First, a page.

First, they found the remains of the ancient fishing pier, and then, they discovered one of the most important archaeological sites in recent history, a First Century Synagogue. It is one of nine in Israel and the oldest in Galilee.
During the excavation, workers uncovered the Magdala Stone. It would have been used to hold the Torah and Scrolls. According to The Israel Antiquities Authority, “the Magdala Stone is one of the most important archaeological discoveries in Israel’s history.” (Israel Antiquities Authority “The Magdala Stone,” Magdala.org) The menorah carving on the stone is one of the earliest depictions. That and other carvings provide valuable information from when the Second Temple of Jerusalem stood. The stone also confirmed that synagogues were sacred places, not just for education and storing materials. The original Magdala Stone is in a museum, and a replica is at the site.
Mary Magdalene lived in the fishing village of Magdala. A faithful follower of Jesus, she witnessed his crucifixion and resurrection. Our guide, Alon, was excited to share this latest of archaeology sites in Israel. “Jesus would have surely preached at this site!” he said.
Beit She’an National Park – One of the most interesting archaeological sites in Israel
The area of Beit She’an, including the tel above the city, may hold the remains of one of the oldest civilizations, dating to the Neolithic and Chalcolithic periods (7000 BCE – 2500 BCE.) Early periods saw the Egyptians, Canaanites, and Philistines there. “When the Israelites failed to conquer the Canaanite Beit She’an, Philistine Lords displayed the heads of Saul and his sons on the city walls.” – Beit She’an National Park, from Biblical references.
Most of the structures visitors see at Beit She’an come from the Roman and Byzantine eras (63 BCE.) Beautiful Byzantine mosaics are held in the Israel Library. As a Roman in Beit She’an, you’d have many options for a leisurely day. Enjoy a show in the three-tiered 7,000-seat Theater (one tier remains today.) From there, you could conveniently access a public lavatory.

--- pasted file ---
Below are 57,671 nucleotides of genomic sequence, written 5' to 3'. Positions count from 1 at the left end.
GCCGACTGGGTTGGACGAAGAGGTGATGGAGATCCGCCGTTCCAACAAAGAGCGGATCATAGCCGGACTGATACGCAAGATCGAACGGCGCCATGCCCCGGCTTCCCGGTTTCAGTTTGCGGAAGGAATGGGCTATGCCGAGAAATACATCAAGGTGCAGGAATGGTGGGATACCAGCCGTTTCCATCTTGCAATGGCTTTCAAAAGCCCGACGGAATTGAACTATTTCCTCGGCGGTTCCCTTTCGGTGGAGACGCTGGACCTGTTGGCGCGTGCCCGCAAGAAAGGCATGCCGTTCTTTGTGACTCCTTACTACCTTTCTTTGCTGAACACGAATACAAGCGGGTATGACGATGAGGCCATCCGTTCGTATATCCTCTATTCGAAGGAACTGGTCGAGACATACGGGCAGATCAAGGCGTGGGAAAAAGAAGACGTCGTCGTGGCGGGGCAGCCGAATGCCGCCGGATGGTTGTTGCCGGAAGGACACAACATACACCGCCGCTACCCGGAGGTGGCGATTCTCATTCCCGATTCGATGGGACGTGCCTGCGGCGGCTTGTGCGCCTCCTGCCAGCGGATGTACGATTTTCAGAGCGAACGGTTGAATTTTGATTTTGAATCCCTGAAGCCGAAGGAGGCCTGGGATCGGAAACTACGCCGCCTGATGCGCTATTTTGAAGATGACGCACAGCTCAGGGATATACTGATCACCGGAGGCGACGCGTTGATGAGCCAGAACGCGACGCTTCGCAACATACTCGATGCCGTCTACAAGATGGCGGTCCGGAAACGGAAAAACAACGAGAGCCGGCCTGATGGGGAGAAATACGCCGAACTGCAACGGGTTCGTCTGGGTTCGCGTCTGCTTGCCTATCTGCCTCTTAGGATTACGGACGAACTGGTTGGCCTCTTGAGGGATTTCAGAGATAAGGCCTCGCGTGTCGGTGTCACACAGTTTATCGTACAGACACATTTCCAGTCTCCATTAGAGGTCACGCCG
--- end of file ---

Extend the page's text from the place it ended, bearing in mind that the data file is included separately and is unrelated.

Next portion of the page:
The Roman lavatory has perfect ergonomically slanted marble toilet seats in a courtyard of stunning mosaic tiles.
Shop in the three-story public market, then pamper your tired body with a mani-pedi and skin treatment. Allow an attendant to clear your pores with a unique scraping tool. Archaeologists discovered these pampering tools near the public baths, where as a Roman, you might lounge as you reflect on a successful day. Two bathhouses (one covering 2.2 acres) are complete with hot, tepid, and cold treatments. Ahh, the life of the Romans, I thought! Beit She’an is one of the most interesting archaeological sites in Israel.
“Under Roman rule, the demography of Beit She’an included pagans, Jews, and Samaritans. The city thrived and expanded, a time of magnificent building.” – Bet She’an National Park.
The marble and granite structural remains built by the 2nd Century Romans are breathtaking, even after severe earthquake damage in 749 CE.
Masada National Park – the most breathtaking of the archaeological sites in Israel
Masada is located one thousand three hundred feet above the Dead Sea. The mini-series Masada (1981) tells of the epic self-sacrifice of the 960 Jewish rebels who faced a Roman siege at Masada. Still alive after the Romans entered, Flavius Josephus describes the scene in signage quoted at the site.
“The Romans, expecting further opposition, were at a loss to conjecture what had happened… Here, encountering the mass of the slain, instead of rejoicing over enemies, they admired the nobility of their resolve and the contempt of death displayed by so many for carrying it, unwavering, into execution.” – Flavius Josephus.
At the top of the plateau, we gazed over the rough terrain. The people at the top would have looked down from the same position to see the Romans working persistently for three years to breach their refuge.
We walked to the area that overlooked King Herod the Great’s palace—his lavish living quarters were situated on an outcrop of stone in the shade of a cliff. Cut-outs of the interior walls reveal the beauty. Elaborate tunnels channeled enough water from a single annual rainfall to cisterns that provided enough for one year. Replicas of the palace and the water channels at the site provide more information.
We concluded our tour of the archaeological sites in Israel by visiting several locations in Jerusalem. We began at the Israel Museum at the Davidson Center and the 3-D model of ancient Jerusalem. The impressive model raised the hair on my arms as I pondered it!
Inside the museum, we viewed everything from modern-era artifacts of everyday Jewish life to ancient mosaic carpets taken from archaeological excavations in Beit She’an National Park.
The Shrine of the Book contains the ancient texts of the Dead Sea Scrolls.